In the general run of things, if you’re going to include Queen lyrics in an article about football, they will probably allude to the fact that we are the champions, my friends. But consider these pertinent words:
Empty spaces, what are we living for? Abandoned places, I guess we know the score. On and on, does anybody know what we are looking for?
Well, Freddie, we’re looking for ways to replicate the passion and atmosphere of a Champions League game at the business end of the tournament, minus the presence of the fans who usually provide those two things by the bucket-load. And of course, as Mr Mercury also mentions, the show must go on. But how, exactly?
Technology will play a key role over the coming months; various leagues that have restarted across the continent have been trialling creative methods of replicating the matchday experience. We’ve been keeping an eye on them to get an idea of how things might look and sound when the champions of Europe are crowned in Lisbon.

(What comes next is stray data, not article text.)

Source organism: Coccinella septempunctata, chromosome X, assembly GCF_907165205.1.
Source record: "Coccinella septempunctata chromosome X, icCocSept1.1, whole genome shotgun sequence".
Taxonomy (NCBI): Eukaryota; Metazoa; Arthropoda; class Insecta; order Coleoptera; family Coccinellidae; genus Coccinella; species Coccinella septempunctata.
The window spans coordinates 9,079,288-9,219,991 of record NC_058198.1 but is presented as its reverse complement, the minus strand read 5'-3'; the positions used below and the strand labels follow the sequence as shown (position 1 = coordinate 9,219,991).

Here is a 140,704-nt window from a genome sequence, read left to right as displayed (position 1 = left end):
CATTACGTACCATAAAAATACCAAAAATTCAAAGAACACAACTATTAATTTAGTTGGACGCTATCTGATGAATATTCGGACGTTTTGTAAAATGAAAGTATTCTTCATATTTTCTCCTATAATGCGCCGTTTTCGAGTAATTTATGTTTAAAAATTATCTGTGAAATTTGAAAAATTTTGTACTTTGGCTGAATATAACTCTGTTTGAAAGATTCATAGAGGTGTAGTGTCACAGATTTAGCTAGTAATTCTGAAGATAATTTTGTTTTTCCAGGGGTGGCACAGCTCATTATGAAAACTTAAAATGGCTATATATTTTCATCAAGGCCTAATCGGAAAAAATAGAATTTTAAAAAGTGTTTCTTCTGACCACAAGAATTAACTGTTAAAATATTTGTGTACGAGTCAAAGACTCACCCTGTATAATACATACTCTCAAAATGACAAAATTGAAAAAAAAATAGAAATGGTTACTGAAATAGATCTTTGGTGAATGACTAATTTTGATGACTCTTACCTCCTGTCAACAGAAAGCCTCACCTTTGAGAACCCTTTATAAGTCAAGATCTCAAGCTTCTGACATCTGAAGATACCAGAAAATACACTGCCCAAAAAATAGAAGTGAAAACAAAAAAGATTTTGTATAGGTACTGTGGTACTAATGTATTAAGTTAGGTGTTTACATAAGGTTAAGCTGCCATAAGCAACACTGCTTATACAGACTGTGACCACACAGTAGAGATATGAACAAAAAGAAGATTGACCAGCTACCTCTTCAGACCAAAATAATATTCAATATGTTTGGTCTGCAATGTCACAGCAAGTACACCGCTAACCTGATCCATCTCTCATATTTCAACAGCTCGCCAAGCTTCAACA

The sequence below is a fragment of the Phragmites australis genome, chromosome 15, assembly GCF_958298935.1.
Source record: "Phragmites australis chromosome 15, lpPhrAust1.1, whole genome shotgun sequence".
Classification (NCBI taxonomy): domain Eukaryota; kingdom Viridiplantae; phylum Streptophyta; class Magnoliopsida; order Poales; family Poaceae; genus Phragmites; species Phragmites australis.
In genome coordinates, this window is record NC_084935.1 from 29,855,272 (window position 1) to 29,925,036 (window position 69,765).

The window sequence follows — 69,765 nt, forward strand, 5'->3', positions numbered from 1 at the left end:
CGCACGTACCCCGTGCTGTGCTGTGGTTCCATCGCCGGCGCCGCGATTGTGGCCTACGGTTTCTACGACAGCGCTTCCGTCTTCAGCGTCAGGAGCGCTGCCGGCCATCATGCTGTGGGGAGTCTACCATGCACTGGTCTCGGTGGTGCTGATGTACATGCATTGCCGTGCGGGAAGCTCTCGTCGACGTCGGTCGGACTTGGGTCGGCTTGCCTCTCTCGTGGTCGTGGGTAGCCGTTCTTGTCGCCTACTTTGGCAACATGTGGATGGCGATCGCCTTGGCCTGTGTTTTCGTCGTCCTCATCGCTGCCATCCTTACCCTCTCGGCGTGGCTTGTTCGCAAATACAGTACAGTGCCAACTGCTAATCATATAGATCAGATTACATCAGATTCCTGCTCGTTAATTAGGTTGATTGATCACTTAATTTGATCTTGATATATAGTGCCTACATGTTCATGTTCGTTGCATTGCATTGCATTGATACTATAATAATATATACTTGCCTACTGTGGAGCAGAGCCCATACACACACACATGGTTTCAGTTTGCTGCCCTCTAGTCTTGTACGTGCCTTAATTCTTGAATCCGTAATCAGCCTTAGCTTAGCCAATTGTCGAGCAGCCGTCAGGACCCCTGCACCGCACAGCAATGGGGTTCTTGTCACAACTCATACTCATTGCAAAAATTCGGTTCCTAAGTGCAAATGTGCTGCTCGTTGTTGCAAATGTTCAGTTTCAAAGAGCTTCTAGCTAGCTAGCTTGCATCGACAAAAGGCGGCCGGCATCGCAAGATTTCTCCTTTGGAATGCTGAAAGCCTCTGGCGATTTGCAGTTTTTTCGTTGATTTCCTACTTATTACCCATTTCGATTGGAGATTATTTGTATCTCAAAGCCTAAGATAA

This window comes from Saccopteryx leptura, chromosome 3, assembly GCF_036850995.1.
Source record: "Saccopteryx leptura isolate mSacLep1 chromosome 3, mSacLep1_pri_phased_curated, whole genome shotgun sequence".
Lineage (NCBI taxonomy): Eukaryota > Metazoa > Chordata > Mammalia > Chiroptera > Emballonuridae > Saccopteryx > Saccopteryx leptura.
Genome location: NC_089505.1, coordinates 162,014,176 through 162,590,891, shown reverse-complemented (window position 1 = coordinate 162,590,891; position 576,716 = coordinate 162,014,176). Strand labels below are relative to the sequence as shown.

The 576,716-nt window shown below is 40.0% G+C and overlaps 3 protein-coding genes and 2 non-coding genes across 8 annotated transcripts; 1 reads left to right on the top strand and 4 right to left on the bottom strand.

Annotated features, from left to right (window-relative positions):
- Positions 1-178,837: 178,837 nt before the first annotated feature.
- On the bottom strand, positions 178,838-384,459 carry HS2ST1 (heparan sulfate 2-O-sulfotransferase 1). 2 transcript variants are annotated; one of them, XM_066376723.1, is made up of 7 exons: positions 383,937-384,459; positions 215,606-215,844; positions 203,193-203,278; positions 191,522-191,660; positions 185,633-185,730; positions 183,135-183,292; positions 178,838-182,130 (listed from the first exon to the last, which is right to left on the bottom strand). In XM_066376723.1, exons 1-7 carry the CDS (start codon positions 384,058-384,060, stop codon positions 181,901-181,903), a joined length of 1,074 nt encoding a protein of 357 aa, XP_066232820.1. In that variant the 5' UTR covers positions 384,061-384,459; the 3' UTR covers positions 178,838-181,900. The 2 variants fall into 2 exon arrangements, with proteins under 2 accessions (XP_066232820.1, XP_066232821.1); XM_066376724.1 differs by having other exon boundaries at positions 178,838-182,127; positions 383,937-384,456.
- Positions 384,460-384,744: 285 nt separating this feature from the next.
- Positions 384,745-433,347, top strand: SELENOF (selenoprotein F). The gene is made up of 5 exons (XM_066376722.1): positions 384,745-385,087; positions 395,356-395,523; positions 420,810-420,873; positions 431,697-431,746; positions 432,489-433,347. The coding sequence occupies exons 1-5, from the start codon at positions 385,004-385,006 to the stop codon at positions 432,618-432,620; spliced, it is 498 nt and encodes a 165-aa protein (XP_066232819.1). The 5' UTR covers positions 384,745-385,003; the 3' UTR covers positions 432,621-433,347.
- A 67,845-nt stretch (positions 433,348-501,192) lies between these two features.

The most obvious innovation is artificial crowd noise. Borussia Dortmund players, for example, are used to being cheered on by their famous Yellow Wall, but instead their celebrations have been echoing around an empty arena that usually hosts 82,000 spectators. Bundesliga broadcasters have been offering audio feeds with dynamic crowd noise created from previous meetings between the two sides in question; producers then insert audio for events such as goals, tackles and fouls to make the broadcast sound like a normal game. In England, Premier League broadcasters such as BT Sport have been utilising crowd noise too, with viewers able to turn the feed off if they so wish.
In Spain, La Liga has been working with EA Sports, developer of the FIFA video-game franchise, to create crowd noise. But the league is not content with just sound: it is pressing ahead with the deployment of virtual stadium technology that “fills” empty seats with digital spectators. “The virtual solution is better because the atmosphere [feels like a usual game],” says Melcior Soler, director of the audiovisual department for La Liga. “A match without fans and with ‘local’ audio feels like a training game. We owe it to our viewers to give them real entertainment.”